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What is [or was] BridgeVIEW?

I chanced upon an old webpage that mentioned something called "BridgeVIEW".
I've googled a bunch, but I can't seem to figure out what  "BridgeVIEW" is [or was]. The pages that mention "BridgeVIEW" seem to be rather old, and it's not clear to me that "BridgeVIEW" exists anymore.
Was it some old National Instruments product that has since been discontinued, or continued under a different name, or maybe merged back into LabVIEW itself?
If it was discontinued, I'd be interested to know the timeframe during which it flourished [it seems to have been around in the mid to late nineties - maybe seven or eight years ago].
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BridgeVIEW is now called LabVIEW Datalogging and Supervisory Control Module.
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Prior to LV 6.0 the industrial Automation form of LV was called BridgeVIEW.


BV 2.1.1 = LV 5.1.1


Back then the underlying functionality to provide the automation connectivity (OPC's etc) required a sperate approach.

As of LV 6.0 the parts of BV that were uniuque to IA were bundled up and renamed as LV-DSC (LabVIEW- Datalogging and Suppervisory Control).


I still have a tower under my desk that has BV 2.1.1. Have not tried to boot it lately...



Dennis, we have to stop meeting like this!
You win.

Message Edited by Ben on 07-29-2005 12:35 PM

Retired Senior Automation Systems Architect with Data Science Automation LabVIEW Champion Knight of NI and Prepper LinkedIn Profile YouTube Channel
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Prior to LV 6.0 the industrial Automation form of LV was called BridgeVIEW. BV 2.1.1 = LV 5.1.1
When was LV 6.0 introduced? Circa 2000? [As I recall, 7.0 was introduced in early 2003.]
So BV would have flourished circa 1995-1999?
On a not altogether unrelated topic, originally "LabVIEW" was intended to mean "Laboratory Virtual Instrument Engineering Workbench", and, to this day, LabVIEW has a huge presence in research laboratories.
But if you look at the presenters at any NI symposium [especially NIWeek -], you get the feeling that NI is making a huge push into what I guess you'd call the "Automation" bidness: assembly line automation, HVAC climate control automation, gas and pipeline remote automation, etc.
Lately I've been wondering what percentage of NI's LabVIEW gross revenue is due to plain old fashioned "laboratory" sales, and what percentage is due "automation" sales. My guess would be that the latter is dwarfing the former.
I.e. it seems to me that LabVIEW is almost evolving into something that might be called "AutomationVIEW".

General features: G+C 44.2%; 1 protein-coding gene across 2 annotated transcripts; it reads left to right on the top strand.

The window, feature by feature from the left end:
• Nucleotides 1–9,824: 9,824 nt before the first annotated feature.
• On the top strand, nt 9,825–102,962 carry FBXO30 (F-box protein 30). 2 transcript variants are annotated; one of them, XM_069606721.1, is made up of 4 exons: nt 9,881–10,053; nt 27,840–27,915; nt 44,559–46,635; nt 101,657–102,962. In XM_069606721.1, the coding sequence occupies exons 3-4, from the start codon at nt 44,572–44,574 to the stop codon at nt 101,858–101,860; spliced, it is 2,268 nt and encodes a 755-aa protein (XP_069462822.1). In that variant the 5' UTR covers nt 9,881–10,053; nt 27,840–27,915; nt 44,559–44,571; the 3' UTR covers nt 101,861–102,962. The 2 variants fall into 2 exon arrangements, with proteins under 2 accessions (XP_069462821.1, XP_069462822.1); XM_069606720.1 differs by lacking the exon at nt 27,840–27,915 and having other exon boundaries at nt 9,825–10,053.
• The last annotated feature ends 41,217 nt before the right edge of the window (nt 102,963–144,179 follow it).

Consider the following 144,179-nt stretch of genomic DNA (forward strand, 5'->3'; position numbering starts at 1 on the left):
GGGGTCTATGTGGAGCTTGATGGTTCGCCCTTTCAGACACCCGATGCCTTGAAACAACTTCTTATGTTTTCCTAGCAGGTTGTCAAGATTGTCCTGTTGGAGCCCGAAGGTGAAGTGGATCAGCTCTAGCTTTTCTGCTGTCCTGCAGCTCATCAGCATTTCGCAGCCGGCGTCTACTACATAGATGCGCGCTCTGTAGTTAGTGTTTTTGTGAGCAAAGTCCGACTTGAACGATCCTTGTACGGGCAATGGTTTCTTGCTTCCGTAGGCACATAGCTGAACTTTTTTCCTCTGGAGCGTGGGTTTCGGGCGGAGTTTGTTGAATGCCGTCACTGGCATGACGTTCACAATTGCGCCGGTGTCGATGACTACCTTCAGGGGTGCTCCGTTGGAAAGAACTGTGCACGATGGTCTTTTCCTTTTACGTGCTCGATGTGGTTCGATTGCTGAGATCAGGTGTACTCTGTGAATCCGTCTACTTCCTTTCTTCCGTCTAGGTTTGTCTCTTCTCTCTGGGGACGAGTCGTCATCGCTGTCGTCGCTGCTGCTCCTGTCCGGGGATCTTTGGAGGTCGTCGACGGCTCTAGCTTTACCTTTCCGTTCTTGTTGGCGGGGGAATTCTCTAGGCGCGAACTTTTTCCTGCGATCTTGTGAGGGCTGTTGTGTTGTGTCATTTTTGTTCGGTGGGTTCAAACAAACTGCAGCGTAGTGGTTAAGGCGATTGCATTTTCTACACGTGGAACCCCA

And I'd also guess that most LabVIEW consultants are getting paid for doing "Automation" work - especially since it must be mighty difficult to earn a living in the old-fashioned "laboratory" business, given that there's all those grad students willing to do the work for free.
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BridgeVIEW was introduced September 1996.
LabVIEW 6.0 was June/July 2000
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@tarheel_hax0r wrote:
And I'd also guess that most LabVIEW consultants are getting paid for doing "Automation" work - especially since it must be mighty difficult to earn a living in the old-fashioned "laboratory" business, given that there's all those grad students willing to do the work for free.

We grad students don't work for free. We work for almost nothing 🙂
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In my personal experience much (most) of LabVIEW is still being used for automated data acquisition rather than automation control. The projects may be larger than the "hook up a couple of instruments and make a few measurements", may be to make a bunch of measurements on some product and produce a Pass/Fail result but it pretty much is the original idea, scaled up. The NI product that is probably most used for the automation control type of application is Lookout, which really isn't related directly to LabVIEW (maybe by marriage!). Much of automation control is monitoring and controlling  a very large number of points (tags) at a fairly low repeation rates. This, for the most part, is still also being done on proprietary hardware, dedicated to the task, with hardware safety features (watchdog timers, etc.) rather than on Windows based machines. NI is making inroads into this area, both with hardware and LabVIEW running under non-Windows O/S's, but it is a really big industry with some pretty entrenched players. The problem tends to be that many of the customers of this type of solution already have Intellution or Wonderware installations and are reluctant to try something new.  As to grad students being low priced technical staff (indentured servants?) well isn't that why they created the concept of grad students? At least the non-medical ones are allowed to occasionally sleep. Smiley Wink


Certified LabVIEW Developer

Senior Test Engineer North Shore Technology, Inc.
Currently using LV 2012-LabVIEW 2018, RT8.5

LabVIEW Champion

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